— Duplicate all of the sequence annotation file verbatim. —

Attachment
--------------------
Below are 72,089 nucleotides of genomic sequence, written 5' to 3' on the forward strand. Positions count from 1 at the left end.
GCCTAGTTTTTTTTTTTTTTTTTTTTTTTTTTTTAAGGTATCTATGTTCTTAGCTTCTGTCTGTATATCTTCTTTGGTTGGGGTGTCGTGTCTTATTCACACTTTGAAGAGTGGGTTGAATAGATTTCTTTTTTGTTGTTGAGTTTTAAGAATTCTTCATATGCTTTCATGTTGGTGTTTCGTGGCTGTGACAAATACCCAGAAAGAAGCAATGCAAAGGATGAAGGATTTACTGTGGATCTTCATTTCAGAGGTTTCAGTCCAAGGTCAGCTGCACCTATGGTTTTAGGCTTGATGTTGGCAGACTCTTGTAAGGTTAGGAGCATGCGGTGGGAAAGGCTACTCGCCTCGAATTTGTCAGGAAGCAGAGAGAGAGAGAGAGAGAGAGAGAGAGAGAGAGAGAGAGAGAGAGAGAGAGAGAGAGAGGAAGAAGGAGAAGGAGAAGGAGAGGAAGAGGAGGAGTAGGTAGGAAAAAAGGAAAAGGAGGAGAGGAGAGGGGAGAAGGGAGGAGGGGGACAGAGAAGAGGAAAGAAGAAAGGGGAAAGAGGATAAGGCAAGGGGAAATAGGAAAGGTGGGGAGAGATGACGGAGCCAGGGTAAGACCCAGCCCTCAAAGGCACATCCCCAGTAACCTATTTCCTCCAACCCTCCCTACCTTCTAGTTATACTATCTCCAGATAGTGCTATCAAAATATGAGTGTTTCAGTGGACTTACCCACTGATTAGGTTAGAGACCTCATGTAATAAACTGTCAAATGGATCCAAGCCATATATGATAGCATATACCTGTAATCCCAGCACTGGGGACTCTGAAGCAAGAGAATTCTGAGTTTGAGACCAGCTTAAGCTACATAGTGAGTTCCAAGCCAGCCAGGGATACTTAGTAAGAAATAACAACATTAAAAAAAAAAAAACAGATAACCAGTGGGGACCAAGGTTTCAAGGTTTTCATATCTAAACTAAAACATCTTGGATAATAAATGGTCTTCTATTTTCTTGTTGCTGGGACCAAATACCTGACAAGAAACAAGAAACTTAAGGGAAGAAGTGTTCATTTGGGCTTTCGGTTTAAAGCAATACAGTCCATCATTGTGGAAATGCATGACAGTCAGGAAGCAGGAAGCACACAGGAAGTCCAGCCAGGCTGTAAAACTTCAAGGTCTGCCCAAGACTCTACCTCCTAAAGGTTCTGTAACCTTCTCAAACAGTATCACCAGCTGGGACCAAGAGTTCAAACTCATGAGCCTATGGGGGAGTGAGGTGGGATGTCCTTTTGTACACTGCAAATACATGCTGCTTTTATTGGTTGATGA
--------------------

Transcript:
Below are 72,089 nucleotides of genomic sequence, written 5' to 3' on the forward strand. Positions count from 1 at the left end.
GCCTAGTTTTTTTTTTTTTTTTTTTTTTTTTTTTAAGGTATCTATGTTCTTAGCTTCTGTCTGTATATCTTCTTTGGTTGGGGTGTCGTGTCTTATTCACACTTTGAAGAGTGGGTTGAATAGATTTCTTTTTTGTTGTTGAGTTTTAAGAATTCTTCATATGCTTTCATGTTGGTGTTTCGTGGCTGTGACAAATACCCAGAAAGAAGCAATGCAAAGGATGAAGGATTTACTGTGGATCTTCATTTCAGAGGTTTCAGTCCAAGGTCAGCTGCACCTATGGTTTTAGGCTTGATGTTGGCAGACTCTTGTAAGGTTAGGAGCATGCGGTGGGAAAGGCTACTCGCCTCGAATTTGTCAGGAAGCAGAGAGAGAGAGAGAGAGAGAGAGAGAGAGAGAGAGAGAGAGAGAGAGAGAGAGAGAGAGGAAGAAGGAGAAGGAGAAGGAGAGGAAGAGGAGGAGTAGGTAGGAAAAAAGGAAAAGGAGGAGAGGAGAGGGGAGAAGGGAGGAGGGGGACAGAGAAGAGGAAAGAAGAAAGGGGAAAGAGGATAAGGCAAGGGGAAATAGGAAAGGTGGGGAGAGATGACGGAGCCAGGGTAAGACCCAGCCCTCAAAGGCACATCCCCAGTAACCTATTTCCTCCAACCCTCCCTACCTTCTAGTTATACTATCTCCAGATAGTGCTATCAAAATATGAGTGTTTCAGTGGACTTACCCACTGATTAGGTTAGAGACCTCATGTAATAAACTGTCAAATGGATCCAAGCCATATATGATAGCATATACCTGTAATCCCAGCACTGGGGACTCTGAAGCAAGAGAATTCTGAGTTTGAGACCAGCTTAAGCTACATAGTGAGTTCCAAGCCAGCCAGGGATACTTAGTAAGAAATAACAACATTAAAAAAAAAAAAACAGATAACCAGTGGGGACCAAGGTTTCAAGGTTTTCATATCTAAACTAAAACATCTTGGATAATAAATGGTCTTCTATTTTCTTGTTGCTGGGACCAAATACCTGACAAGAAACAAGAAACTTAAGGGAAGAAGTGTTCATTTGGGCTTTCGGTTTAAAGCAATACAGTCCATCATTGTGGAAATGCATGACAGTCAGGAAGCAGGAAGCACACAGGAAGTCCAGCCAGGCTGTAAAACTTCAAGGTCTGCCCAAGACTCTACCTCCTAAAGGTTCTGTAACCTTCTCAAACAGTATCACCAGCTGGGACCAAGAGTTCAAACTCATGAGCCTATGGGGGAGTGAGGTGGGATGTCCTTTTGTACACTGCAAATACATGCTGCTTTTATTGGTTGATGA